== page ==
I have a slightly different perspective on the coronavirus than most folks alive today. I grew up in the 1930s and 40s, when our nation, as well as the world, was fighting another virus. The polio virus was a constant companion in the summers.
The presence of the polio virus was very evident as we saw countless people, actually many children, taken from an active life and anchored to an “iron lung” in order to survive. The disease prevailed in the summer as the colder weather seemed to drive it away until the next summer rolled around. Hospital rooms and corridors were often filled with patients.
I was in elementary school but faced it rather casually, much different than did my parents. They knew of individuals who were suffering from polio, a very crippling disease. In fact, our President Roosevelt was a victim, who we seldom saw in his crippling state.
We kids were not allowed to go to the city pool or parks. Movies, our Saturday afternoon Western, serial and comedies, were cut off. When the circus came to town, we could not go. Neither could we go to the county fair. Any groups of people were discouraged.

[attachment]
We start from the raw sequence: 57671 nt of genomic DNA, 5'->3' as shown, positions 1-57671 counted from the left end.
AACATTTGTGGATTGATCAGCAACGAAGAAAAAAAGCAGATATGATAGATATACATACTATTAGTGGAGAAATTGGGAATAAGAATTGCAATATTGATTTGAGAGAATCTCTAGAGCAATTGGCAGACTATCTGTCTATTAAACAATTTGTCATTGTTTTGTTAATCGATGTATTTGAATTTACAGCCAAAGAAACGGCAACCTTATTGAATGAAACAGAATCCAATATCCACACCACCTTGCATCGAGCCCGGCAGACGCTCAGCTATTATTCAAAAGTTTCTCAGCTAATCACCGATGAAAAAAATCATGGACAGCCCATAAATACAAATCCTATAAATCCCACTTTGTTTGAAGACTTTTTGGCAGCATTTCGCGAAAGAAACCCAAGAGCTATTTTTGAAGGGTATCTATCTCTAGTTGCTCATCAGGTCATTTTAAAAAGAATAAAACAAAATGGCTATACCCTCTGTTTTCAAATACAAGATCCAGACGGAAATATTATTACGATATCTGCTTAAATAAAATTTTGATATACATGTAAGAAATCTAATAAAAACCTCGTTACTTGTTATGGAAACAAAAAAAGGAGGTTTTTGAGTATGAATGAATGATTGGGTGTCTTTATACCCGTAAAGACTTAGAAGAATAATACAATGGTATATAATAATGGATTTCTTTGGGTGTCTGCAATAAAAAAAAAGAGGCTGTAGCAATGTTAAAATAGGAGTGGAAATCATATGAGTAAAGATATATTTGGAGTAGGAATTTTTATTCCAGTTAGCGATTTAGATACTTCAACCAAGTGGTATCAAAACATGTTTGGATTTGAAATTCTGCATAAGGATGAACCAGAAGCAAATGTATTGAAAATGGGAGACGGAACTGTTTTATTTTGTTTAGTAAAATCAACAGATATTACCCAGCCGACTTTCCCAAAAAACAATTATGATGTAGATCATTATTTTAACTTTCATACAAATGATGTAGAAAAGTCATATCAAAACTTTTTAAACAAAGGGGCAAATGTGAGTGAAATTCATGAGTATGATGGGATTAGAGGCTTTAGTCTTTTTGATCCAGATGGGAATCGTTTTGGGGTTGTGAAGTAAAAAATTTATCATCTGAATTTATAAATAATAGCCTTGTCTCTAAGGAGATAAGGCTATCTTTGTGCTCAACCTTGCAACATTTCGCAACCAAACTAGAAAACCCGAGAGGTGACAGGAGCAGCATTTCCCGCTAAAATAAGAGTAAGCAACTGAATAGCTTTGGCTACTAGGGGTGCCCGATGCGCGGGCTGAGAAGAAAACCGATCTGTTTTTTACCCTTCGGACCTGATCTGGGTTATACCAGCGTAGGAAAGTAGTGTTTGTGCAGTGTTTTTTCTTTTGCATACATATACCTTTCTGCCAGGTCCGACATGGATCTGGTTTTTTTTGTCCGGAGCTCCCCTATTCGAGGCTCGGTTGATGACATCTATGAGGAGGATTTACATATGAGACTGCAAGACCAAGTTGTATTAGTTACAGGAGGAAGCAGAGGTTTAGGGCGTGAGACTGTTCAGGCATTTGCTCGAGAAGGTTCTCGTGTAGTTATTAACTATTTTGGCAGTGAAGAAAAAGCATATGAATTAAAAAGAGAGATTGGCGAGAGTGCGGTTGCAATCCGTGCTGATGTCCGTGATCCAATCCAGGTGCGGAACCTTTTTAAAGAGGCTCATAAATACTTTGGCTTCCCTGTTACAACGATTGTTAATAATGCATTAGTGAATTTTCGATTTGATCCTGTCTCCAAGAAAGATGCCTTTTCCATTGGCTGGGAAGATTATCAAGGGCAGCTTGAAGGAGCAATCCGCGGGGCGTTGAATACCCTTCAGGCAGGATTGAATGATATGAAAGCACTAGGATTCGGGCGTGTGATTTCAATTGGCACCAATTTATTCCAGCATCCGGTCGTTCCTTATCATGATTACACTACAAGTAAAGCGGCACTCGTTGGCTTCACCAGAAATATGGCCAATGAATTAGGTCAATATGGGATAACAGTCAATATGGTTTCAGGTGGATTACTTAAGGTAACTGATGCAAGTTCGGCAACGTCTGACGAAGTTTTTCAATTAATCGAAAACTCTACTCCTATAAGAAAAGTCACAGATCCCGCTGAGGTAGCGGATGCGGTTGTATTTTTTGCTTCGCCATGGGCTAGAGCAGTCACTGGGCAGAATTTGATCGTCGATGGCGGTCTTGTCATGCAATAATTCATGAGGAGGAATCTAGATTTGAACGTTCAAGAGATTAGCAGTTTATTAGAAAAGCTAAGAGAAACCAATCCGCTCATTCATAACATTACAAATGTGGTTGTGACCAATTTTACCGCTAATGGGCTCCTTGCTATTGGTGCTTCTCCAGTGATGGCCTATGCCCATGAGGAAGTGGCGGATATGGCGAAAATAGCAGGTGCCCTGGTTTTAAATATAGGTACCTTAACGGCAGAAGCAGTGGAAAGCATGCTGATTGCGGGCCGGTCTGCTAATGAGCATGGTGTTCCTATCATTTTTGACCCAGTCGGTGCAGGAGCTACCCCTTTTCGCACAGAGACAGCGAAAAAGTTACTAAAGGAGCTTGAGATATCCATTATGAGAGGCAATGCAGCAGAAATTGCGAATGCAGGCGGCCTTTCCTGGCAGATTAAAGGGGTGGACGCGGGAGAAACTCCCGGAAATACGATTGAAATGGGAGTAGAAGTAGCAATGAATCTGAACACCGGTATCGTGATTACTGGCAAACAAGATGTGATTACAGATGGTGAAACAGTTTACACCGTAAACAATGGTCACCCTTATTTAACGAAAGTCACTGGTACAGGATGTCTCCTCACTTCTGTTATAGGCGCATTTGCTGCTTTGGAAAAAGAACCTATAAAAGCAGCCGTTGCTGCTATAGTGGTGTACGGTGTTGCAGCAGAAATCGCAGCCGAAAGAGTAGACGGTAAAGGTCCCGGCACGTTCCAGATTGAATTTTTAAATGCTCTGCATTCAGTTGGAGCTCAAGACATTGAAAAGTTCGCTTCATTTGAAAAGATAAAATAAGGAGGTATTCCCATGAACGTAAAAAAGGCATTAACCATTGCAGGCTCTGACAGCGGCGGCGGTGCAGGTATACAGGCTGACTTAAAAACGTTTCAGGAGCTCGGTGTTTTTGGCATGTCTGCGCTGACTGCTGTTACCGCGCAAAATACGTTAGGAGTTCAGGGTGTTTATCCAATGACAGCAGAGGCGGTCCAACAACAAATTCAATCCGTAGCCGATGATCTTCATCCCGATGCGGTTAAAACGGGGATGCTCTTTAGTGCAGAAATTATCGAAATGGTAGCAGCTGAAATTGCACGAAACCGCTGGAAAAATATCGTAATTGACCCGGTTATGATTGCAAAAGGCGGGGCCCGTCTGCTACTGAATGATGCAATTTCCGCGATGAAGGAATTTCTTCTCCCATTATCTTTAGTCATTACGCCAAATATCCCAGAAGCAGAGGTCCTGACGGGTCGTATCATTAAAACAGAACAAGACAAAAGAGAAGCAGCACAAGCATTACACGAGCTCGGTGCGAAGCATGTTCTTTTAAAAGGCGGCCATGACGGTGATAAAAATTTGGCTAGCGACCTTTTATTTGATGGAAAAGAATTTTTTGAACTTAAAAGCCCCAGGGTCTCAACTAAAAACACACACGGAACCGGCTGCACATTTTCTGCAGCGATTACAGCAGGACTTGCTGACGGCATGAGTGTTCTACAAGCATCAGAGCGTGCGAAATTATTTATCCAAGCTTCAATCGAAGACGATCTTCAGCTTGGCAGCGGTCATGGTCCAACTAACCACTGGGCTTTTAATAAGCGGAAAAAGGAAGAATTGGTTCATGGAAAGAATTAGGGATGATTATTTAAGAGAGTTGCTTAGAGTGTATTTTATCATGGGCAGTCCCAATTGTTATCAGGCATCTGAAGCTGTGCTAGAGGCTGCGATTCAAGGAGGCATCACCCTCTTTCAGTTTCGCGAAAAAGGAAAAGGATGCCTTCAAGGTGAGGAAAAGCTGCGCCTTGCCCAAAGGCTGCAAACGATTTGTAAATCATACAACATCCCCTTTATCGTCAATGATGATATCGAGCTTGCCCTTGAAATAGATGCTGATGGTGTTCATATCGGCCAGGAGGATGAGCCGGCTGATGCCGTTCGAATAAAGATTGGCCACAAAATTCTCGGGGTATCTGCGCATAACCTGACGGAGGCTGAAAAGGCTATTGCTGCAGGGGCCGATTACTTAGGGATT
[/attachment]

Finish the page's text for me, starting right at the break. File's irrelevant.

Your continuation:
It was thought that fresh air might help prevent contagion, so we slept outside frequently on a covered porch. My mother “screened” my playmates for sniffles, colds, temperature or other signs that might be indications of trouble.
This was just the way we lived, with no end in sight. We lived this way until 1955, when the polio vaccine was invented by Jonas Salk. The rest is history. No more polio.
We can only hope that very soon a vaccine will be found for the coronavirus so this nightmare, too, will end.
Duane A. Rasmussen Laguna Vista